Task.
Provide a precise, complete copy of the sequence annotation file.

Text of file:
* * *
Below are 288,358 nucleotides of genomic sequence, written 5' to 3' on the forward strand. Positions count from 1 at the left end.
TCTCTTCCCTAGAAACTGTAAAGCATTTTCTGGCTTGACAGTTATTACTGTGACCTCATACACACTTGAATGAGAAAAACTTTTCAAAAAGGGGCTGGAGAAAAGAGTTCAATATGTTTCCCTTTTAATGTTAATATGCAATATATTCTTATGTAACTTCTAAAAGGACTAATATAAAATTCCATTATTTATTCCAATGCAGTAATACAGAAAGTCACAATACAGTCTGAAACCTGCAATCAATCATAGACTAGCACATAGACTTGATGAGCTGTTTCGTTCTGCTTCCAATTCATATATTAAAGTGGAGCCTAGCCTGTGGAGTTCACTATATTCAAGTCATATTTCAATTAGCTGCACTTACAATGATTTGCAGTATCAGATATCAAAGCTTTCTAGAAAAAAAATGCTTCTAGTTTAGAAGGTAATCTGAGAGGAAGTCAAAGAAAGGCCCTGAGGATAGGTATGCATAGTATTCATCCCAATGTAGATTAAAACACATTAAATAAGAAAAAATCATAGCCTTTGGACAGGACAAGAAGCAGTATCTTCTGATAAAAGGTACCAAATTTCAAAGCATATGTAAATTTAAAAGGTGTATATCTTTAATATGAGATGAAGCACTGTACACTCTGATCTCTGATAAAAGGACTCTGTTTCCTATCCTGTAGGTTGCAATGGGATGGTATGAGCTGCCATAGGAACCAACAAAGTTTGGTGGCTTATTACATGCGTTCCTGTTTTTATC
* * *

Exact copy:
Below are 288,358 nucleotides of genomic sequence, written 5' to 3' on the forward strand. Positions count from 1 at the left end.
TCTCTTCCCTAGAAACTGTAAAGCATTTTCTGGCTTGACAGTTATTACTGTGACCTCATACACACTTGAATGAGAAAAACTTTTCAAAAAGGGGCTGGAGAAAAGAGTTCAATATGTTTCCCTTTTAATGTTAATATGCAATATATTCTTATGTAACTTCTAAAAGGACTAATATAAAATTCCATTATTTATTCCAATGCAGTAATACAGAAAGTCACAATACAGTCTGAAACCTGCAATCAATCATAGACTAGCACATAGACTTGATGAGCTGTTTCGTTCTGCTTCCAATTCATATATTAAAGTGGAGCCTAGCCTGTGGAGTTCACTATATTCAAGTCATATTTCAATTAGCTGCACTTACAATGATTTGCAGTATCAGATATCAAAGCTTTCTAGAAAAAAAATGCTTCTAGTTTAGAAGGTAATCTGAGAGGAAGTCAAAGAAAGGCCCTGAGGATAGGTATGCATAGTATTCATCCCAATGTAGATTAAAACACATTAAATAAGAAAAAATCATAGCCTTTGGACAGGACAAGAAGCAGTATCTTCTGATAAAAGGTACCAAATTTCAAAGCATATGTAAATTTAAAAGGTGTATATCTTTAATATGAGATGAAGCACTGTACACTCTGATCTCTGATAAAAGGACTCTGTTTCCTATCCTGTAGGTTGCAATGGGATGGTATGAGCTGCCATAGGAACCAACAAAGTTTGGTGGCTTATTACATGCGTTCCTGTTTTTATC